Recording an interview
July 21, 2009 6:11 PM   Subscribe

I am interviewing someone over the phone for an article tomorrow and need to record the interview. What do I need to hook up my cell phone to either my laptop or an audiotape recorder? Something I could pick up at Radio Shack or a similar store would be great.

(The audiotape recorder, my cell phone, and/or my laptop are all I have at my disposal. I just got laid off and can't afford an MP3 recorder right now.)
posted by pxe2000 to Technology (17 answers total) 12 users marked this as a favorite
Some of my colleagues make their interview calls with Skype and record using Wiretap Pro or similar software (much of which is free).
posted by mecran01 at 6:13 PM on July 21, 2009

Does your cell-phone have an inbuilt voice-recorder? Have you checked the quality of the recordings on that. I just record sound to the memory card on my phone and then transfer it afterwards. Check the quality on yours and see if it's good enough.
posted by Lolie at 6:19 PM on July 21, 2009

What kind of cellphone do you have? Depending on the type, you may already have an onboard audio recorder that may be able to record calls.
posted by Cat Pie Hurts at 6:19 PM on July 21, 2009

Just do the call through and use their call recording feature.
posted by dcjd at 6:23 PM on July 21, 2009 [7 favorites]

If you want to record it the old-fashioned way, off a land line phone, Radio Shack sells two mic cords to do this.

One attaches to the receiver with a suction cup -- avoid it like the plague, as it will fall off and/or produce disappointing results.

Instead, look for the one that actually plugs into the line (between the base and the handset, IIRC); it works very well. I speak from experience.
posted by pmurray63 at 6:41 PM on July 21, 2009

To clarify, my experience was some time ago with ye olde fashioned cassette recorder, not a PC. But it should still work -- it's the same kind of mic input.
posted by pmurray63 at 6:43 PM on July 21, 2009

There are a number of apps that will record Skype calls, and the guys at the conversation network made a really nice tutorial on setting everything up nicely to maximize the sound quality. Well worth a look if you're at all interested. It's at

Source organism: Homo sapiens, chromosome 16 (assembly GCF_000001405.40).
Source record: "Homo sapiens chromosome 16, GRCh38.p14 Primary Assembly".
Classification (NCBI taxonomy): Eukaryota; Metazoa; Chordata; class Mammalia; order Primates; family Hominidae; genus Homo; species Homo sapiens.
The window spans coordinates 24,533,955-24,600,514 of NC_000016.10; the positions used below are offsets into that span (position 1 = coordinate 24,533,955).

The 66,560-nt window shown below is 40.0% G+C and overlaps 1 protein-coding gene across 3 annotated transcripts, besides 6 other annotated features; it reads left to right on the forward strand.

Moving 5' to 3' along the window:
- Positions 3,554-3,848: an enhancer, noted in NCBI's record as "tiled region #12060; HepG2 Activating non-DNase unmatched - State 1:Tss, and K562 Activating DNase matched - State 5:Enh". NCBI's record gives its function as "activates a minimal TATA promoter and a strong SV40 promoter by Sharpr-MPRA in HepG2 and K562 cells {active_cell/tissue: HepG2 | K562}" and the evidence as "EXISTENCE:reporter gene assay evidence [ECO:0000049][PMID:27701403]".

posted by dirm at 6:53 PM on July 21, 2009 [1 favorite]

Best answer: If you ever need to record off a cell and you're not in front of a computer, Olympus sells an accessory, the TP7 telephone pickup. $20 or so. It has a two way mike in an earbud ---- you plug one end into your recorder and hit record, put the earbud into your ear and make the call as normal (with the phone over the earbud, natch.) The earbud doesn't seem to muffle the caller for me, and the sound quality is perfectly adequate if you're interviewing for later quotation. I dunno that I'd want to use it as actual audio in an audio piece.
posted by Diablevert at 7:07 PM on July 21, 2009

I've tried finding wires that fit my phone and it's too much of a hassle. I just use speakerphone and record it that way.
posted by hermitosis at 7:16 PM on July 21, 2009 has worked well for us.
posted by lakeroon at 7:55 PM on July 21, 2009 [2 favorites]

Borrow someone's Google Voice account.
posted by bleeb at 9:10 PM on July 21, 2009

If you ever need to record off a cell and you're not in front of a computer, Olympus sells an accessory, the TP7 telephone pickup. $20 or so.

I use this and it works great.
posted by NekulturnY at 2:05 AM on July 22, 2009

Seconding Skype. In a similar situation I couldn't find a cost-effective cell-phone recording solution, so I asked the subjects to allow me to call into them via SkypeOut. I've used WireTapPro (on a Mac, I'm sure similar solutions exist for other OSes) plus Skype to do some decent interviews.
posted by Alterscape at 2:41 AM on July 22, 2009

This is the product that Radio Shack sells. One wire plugs into your telephone handset*, the other wire goes into your cassette recorder input jack.

*For this reason, I don't think it would work with a cellphone or cordless landline.
posted by hhc5 at 7:16 AM on July 22, 2009

Borrow someone's Google Voice account.

That probably will not work.

Note: at this time you can only record calls you receive on your Google Voice number. You can't record calls you initiate using our Click2Call from our website or the Return Call feature from your voicemail. (emphasis mine)

So unless you get them to call you this isn't going to help. I suppose you could but I find it to be an awkward request to make of an interview subject.

I have a small olympus digital recorder I use in person and have been able to use it in conjunction with a splitter and my iPhone. I ended up with the Monster one but any iPhone compatible one should work and any recorder that will take a 1/8th inch microphone plug should work. It impacts the audio quality and volume marginally but it's still acceptable.
posted by phearlez at 8:47 AM on July 22, 2009

Response by poster: Just a quick heads-up on FreeConferenceCall: This is absolutely the sleaziest company I've ever had the privelege of contacting. There's no way on God's green earth that I woud use them, and I recommend that others avoid using them as well.
posted by pxe2000 at 10:57 AM on July 22, 2009

Wait, wait, wait, what's wrong with FreeConferenceCall? We use it all the time (but never to record calls) it's gotta be one of the coolest free thing out there.
posted by exhilaration at 1:13 PM on July 22, 2009

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